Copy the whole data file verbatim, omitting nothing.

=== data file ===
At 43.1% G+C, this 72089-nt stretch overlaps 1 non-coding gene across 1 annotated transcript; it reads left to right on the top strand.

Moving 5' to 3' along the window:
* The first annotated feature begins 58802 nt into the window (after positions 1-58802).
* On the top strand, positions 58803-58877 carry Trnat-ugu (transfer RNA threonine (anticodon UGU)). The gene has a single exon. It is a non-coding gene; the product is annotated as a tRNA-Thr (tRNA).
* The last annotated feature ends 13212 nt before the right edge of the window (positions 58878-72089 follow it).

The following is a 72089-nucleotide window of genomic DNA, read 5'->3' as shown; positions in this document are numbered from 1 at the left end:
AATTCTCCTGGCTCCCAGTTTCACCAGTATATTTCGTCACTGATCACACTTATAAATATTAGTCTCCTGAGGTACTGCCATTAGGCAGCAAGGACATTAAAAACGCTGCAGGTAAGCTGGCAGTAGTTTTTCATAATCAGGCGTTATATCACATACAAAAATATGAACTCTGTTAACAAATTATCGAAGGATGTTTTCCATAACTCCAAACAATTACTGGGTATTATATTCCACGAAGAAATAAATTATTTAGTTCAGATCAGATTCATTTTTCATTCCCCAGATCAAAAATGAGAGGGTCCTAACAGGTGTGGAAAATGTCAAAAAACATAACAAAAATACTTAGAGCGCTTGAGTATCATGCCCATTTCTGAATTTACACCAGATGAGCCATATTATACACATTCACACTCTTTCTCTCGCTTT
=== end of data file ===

At 43.1% G+C, this 72089-nt stretch overlaps 1 non-coding gene across 1 annotated transcript; it reads left to right on the top strand.

Moving 5' to 3' along the window:
* The first annotated feature begins 58802 nt into the window (after positions 1-58802).
* On the top strand, positions 58803-58877 carry Trnat-ugu (transfer RNA threonine (anticodon UGU)). The gene has a single exon. It is a non-coding gene; the product is annotated as a tRNA-Thr (tRNA).
* The last annotated feature ends 13212 nt before the right edge of the window (positions 58878-72089 follow it).

The following is a 72089-nucleotide window of genomic DNA, read 5'->3' as shown; positions in this document are numbered from 1 at the left end:
AATTCTCCTGGCTCCCAGTTTCACCAGTATATTTCGTCACTGATCACACTTATAAATATTAGTCTCCTGAGGTACTGCCATTAGGCAGCAAGGACATTAAAAACGCTGCAGGTAAGCTGGCAGTAGTTTTTCATAATCAGGCGTTATATCACATACAAAAATATGAACTCTGTTAACAAATTATCGAAGGATGTTTTCCATAACTCCAAACAATTACTGGGTATTATATTCCACGAAGAAATAAATTATTTAGTTCAGATCAGATTCATTTTTCATTCCCCAGATCAAAAATGAGAGGGTCCTAACAGGTGTGGAAAATGTCAAAAAACATAACAAAAATACTTAGAGCGCTTGAGTATCATGCCCATTTCTGAATTTACACCAGATGAGCCATATTATACACATTCACACTCTTTCTCTCGCTTT